The Roloffs: Little People, Big World
by Hawkins Teague
Nov 22, 2006 | 0 0 comments | 2 2 recommendations | email to a friend | print
A former Cadiz resident has found success in the “big world” that is the entertainment industry.

Jeff Weaver lived in Cadiz until he was four years old and is the grandson of James and Naomi Guest. After college, Weaver moved out to California to work in film and television. Over the course of the last decade, he’s worked as a director of photography on several projects, but he is now the supervising producer for The Learning Channel’s “Little People, Big World.”

The show airs back-to-back episodes every Saturday at 7 p.m. Central time. It’s all about the lives of Matt and Amy Roloff, two dwarfs (or little people, as they are commonly called) who are married and have four children. Jeremy and Zach are fraternal twins and are the oldest, at age 16. Jeremy is of average height and Zach is also a little person. Molly, 13, and Jacob, 9, are also of average height.

The Roloffs live on a 34-acre farm in Helvetia, Oregon. The camera crew follows them each week as they conduct their everyday activities. Although much of what they experience is similar to that of any family, they are faced with the additional challenge of being little people. They generally overcome these problems through innovative solutions that most people wouldn’t have to think of.

“Until you’ve lived in our shoes or spent a couple of years of your life walking around on your knees, you know, you really don’t appreciate the full impact of what it’s like on a day-to-day basis,” Matt said in a recent episode.

“We try to shine a light on the everyday struggles they go through,” Weaver said.

The Roloffs must be creative in solving their problems every week. In the previously mentioned show, Matt hired someone to build a back deck with posts that were proportional to his, Amy and Zach’s height. It reached to just below their chests. Unfortunately, the county building inspector wouldn’t approve the structure because the deck was elevated a couple of feet off the ground and the building codes required the posts to be higher for safety reasons. Matt protested that the regulation wasn’t fair to little people, but it didn’t help. So to meet the codes without actually changing the post height, Matt brought in dirt to pile under the deck so that the posts wouldn’t technically be above the ground anymore. Amy wasn’t too happy about the appearance of the dirt mound, but Matt said they could plant flowers there.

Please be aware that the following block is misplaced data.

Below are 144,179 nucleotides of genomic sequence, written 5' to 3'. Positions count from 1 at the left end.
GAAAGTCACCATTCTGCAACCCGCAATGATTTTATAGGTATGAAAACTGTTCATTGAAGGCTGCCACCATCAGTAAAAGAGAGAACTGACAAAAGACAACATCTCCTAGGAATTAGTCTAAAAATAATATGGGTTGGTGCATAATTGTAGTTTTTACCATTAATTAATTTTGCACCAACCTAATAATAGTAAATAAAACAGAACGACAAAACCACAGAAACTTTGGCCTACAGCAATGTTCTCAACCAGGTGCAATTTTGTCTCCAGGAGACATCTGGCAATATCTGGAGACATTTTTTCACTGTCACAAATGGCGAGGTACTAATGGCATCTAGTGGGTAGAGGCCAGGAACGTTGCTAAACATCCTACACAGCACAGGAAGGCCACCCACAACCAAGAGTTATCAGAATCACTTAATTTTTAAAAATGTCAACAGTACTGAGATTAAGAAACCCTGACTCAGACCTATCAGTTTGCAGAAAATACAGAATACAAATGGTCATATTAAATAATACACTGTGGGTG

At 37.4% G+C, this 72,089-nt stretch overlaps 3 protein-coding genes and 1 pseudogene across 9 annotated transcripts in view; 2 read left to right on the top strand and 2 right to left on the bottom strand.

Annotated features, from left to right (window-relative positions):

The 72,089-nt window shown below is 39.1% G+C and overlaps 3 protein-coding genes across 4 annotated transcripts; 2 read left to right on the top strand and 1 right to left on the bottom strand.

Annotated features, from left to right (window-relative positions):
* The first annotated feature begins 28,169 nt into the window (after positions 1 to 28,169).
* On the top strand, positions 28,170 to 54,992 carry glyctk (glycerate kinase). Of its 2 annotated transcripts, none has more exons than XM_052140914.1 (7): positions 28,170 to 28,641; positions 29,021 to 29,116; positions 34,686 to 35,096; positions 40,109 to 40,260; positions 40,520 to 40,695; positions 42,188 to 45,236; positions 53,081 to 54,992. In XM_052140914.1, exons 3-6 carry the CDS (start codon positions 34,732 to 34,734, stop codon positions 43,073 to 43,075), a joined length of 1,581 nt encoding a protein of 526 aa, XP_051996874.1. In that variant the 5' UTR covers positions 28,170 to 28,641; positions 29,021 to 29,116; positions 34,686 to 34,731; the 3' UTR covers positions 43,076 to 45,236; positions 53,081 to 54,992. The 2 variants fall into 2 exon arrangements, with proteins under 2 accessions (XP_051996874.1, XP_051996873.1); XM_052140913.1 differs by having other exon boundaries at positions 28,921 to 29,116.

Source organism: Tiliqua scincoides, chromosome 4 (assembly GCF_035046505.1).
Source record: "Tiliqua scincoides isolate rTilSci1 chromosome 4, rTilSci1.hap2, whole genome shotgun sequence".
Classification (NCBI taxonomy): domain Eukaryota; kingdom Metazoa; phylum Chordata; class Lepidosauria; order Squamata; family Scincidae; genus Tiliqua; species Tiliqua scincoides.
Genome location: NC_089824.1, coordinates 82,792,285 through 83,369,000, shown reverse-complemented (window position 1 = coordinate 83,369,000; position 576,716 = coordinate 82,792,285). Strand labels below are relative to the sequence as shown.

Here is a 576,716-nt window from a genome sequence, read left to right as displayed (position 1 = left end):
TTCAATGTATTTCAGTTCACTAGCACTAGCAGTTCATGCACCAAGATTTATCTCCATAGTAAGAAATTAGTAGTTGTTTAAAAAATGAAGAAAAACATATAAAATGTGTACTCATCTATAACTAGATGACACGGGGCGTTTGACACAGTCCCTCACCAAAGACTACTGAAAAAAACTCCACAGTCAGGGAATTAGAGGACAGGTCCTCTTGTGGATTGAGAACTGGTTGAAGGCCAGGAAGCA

As supervising producer, Weaver has a lot to do with the day-to-day workings of the show and helps move things along smoothly. He said he makes sure that everyone on the crew is doing what they’re supposed to and that it’s all happening according to schedule. If the Roloffs have a problem or a question, he is the one they need to contact. He even plays a role in the content of the show. He said he oversees some of the editing to make sure the show’s creative standards are upheld.

For Weaver, the journey from Cadiz to Hollywood was a long one. He was born in Germany, where his father, John Weaver, was stationed in the military. After he reached age four, Weaver and his family moved to Paducah, where he lived until he was 15. The family then moved to Pelham, Ala., which is outside of Birmingham.

After high school, Weaver attended the University of Alabama, where he had plans to earn a business degree and possibly go to law school after graduation. However, this was not to be.

“After I had to take an economics course, I rethought that,” Weaver said.

So Weaver changed his major to telecommunications with an emphasis on film. During the summers, Weaver worked as a grip and electrician on several projects. After he graduated college in 1991, he continued to live in Alabama, but worked all over the Southeast shooting commercials. Most were local spots, but a few were regional or national ads.

In 1995, Weaver moved to Los Angeles to try to hit big. As with most people who head to Hollywood, it took Weaver a while to make his mark. He continued shooting commercials and working on other, shall we say, diverse projects.

“I shot a lot of music videos for Japanese bands you would have never seen in this country,” he said.

For the rest of this story, read this week's Cadiz Record.
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